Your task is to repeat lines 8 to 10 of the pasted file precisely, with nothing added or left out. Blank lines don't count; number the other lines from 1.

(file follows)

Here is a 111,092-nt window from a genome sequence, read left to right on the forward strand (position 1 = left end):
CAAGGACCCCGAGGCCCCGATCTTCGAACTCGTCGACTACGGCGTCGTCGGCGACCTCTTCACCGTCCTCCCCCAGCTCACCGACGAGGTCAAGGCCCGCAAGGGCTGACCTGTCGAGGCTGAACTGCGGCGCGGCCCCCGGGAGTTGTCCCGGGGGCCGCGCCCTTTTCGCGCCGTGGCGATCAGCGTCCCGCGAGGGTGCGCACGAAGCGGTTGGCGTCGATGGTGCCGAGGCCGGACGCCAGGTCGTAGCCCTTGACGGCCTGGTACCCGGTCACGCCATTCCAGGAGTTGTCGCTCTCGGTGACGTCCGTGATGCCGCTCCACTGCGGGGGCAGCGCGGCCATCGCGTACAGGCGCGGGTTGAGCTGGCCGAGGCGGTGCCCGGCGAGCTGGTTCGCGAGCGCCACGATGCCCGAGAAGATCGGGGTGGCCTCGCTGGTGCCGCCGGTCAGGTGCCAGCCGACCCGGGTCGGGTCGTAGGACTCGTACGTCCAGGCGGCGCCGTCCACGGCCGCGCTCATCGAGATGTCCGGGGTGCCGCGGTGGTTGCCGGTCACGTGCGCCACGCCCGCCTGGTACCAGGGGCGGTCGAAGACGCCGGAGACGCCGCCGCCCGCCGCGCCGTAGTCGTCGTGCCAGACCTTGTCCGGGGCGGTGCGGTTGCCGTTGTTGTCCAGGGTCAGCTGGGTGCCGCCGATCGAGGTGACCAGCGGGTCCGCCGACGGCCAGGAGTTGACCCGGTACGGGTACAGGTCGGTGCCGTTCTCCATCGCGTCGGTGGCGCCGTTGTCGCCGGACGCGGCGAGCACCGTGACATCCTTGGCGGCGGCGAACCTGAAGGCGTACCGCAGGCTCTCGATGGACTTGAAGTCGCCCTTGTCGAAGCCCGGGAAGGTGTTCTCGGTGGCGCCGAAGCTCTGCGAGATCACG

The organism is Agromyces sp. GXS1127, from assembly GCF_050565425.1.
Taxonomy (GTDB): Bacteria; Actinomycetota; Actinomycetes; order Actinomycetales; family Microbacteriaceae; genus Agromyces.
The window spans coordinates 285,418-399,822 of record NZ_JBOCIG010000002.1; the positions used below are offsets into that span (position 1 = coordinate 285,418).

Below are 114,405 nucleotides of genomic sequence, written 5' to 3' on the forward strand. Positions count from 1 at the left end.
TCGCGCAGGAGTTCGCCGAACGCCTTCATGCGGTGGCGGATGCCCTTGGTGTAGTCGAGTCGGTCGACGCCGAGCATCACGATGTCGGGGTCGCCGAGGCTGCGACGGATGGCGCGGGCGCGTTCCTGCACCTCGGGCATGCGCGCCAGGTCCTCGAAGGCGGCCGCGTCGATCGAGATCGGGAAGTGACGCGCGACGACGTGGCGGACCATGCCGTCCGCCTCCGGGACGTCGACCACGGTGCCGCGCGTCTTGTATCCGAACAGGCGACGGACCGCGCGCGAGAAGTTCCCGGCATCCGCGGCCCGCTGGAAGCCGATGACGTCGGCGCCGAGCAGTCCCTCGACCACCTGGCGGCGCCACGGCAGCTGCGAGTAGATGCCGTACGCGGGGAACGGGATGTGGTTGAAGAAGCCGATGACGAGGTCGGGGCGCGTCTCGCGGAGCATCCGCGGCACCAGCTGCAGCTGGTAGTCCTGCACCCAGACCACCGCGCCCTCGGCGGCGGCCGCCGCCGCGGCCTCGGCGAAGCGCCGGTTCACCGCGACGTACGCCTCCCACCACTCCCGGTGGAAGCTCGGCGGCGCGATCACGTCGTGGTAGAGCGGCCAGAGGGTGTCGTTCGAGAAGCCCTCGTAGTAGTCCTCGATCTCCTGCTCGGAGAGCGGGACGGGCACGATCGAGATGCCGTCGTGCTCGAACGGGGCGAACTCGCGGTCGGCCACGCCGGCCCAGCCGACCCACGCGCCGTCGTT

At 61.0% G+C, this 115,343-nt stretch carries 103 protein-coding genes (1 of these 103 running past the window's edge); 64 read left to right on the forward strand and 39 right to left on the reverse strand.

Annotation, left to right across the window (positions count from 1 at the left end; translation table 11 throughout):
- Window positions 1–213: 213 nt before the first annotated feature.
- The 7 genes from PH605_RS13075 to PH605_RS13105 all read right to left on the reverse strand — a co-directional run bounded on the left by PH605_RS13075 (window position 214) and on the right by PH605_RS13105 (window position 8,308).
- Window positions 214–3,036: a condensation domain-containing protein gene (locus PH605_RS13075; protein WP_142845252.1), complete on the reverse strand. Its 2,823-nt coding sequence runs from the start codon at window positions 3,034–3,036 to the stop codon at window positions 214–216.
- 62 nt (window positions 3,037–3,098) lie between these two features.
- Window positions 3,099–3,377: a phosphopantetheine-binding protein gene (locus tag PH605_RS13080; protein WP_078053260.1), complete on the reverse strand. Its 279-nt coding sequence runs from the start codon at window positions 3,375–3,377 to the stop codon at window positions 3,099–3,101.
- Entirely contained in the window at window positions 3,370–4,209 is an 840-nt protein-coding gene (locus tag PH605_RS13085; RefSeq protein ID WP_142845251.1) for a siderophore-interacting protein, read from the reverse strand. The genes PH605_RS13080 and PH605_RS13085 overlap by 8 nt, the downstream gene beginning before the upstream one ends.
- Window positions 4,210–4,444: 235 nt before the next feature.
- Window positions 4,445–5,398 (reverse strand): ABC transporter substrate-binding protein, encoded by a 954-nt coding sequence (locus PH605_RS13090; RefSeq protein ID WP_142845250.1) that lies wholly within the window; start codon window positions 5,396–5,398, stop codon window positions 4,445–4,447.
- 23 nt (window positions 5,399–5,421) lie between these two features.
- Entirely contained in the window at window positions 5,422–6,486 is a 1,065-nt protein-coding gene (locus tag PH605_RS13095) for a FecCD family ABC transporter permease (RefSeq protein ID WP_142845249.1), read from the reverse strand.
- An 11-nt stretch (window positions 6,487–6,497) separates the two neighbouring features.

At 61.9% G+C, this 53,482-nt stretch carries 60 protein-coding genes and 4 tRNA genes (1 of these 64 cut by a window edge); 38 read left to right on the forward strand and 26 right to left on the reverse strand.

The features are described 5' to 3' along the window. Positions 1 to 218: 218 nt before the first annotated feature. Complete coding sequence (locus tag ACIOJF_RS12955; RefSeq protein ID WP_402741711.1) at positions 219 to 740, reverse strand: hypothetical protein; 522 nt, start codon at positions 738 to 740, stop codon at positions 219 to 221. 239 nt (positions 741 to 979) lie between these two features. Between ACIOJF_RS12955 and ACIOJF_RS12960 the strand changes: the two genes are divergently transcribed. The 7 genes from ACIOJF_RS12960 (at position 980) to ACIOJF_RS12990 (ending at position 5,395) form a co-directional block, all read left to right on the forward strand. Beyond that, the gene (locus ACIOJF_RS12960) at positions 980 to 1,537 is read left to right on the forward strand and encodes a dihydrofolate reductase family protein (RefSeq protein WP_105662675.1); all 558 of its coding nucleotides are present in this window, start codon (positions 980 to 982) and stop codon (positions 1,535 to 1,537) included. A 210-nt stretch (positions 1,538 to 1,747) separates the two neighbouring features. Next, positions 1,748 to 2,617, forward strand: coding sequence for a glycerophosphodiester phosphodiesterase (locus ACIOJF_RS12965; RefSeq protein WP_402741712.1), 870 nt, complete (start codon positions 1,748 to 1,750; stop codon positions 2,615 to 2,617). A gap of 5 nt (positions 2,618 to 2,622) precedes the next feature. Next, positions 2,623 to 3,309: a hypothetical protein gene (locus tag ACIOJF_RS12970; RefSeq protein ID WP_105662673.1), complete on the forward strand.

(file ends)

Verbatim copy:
At 61.0% G+C, this 115,343-nt stretch carries 103 protein-coding genes (1 of these 103 running past the window's edge); 64 read left to right on the forward strand and 39 right to left on the reverse strand.

Annotation, left to right across the window (positions count from 1 at the left end; translation table 11 throughout):
- Window positions 1–213: 213 nt before the first annotated feature.